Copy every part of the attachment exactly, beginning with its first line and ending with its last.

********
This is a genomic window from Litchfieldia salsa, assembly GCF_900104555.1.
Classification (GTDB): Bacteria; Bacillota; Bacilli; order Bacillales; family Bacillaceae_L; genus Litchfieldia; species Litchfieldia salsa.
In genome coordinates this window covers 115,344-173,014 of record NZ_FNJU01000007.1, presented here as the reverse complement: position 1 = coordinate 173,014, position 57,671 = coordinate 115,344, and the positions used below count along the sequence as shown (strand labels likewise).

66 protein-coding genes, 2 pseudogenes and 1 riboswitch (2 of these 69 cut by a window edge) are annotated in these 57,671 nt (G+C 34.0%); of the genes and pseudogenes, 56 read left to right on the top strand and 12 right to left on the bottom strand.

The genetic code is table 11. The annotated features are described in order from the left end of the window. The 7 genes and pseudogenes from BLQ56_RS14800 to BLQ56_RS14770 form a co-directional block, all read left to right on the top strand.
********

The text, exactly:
This is a genomic window from Litchfieldia salsa, assembly GCF_900104555.1.
Classification (GTDB): Bacteria; Bacillota; Bacilli; order Bacillales; family Bacillaceae_L; genus Litchfieldia; species Litchfieldia salsa.
In genome coordinates this window covers 115,344-173,014 of record NZ_FNJU01000007.1, presented here as the reverse complement: position 1 = coordinate 173,014, position 57,671 = coordinate 115,344, and the positions used below count along the sequence as shown (strand labels likewise).

66 protein-coding genes, 2 pseudogenes and 1 riboswitch (2 of these 69 cut by a window edge) are annotated in these 57,671 nt (G+C 34.0%); of the genes and pseudogenes, 56 read left to right on the top strand and 12 right to left on the bottom strand.

The genetic code is table 11. The annotated features are described in order from the left end of the window. The 7 genes and pseudogenes from BLQ56_RS14800 to BLQ56_RS14770 form a co-directional block, all read left to right on the top strand.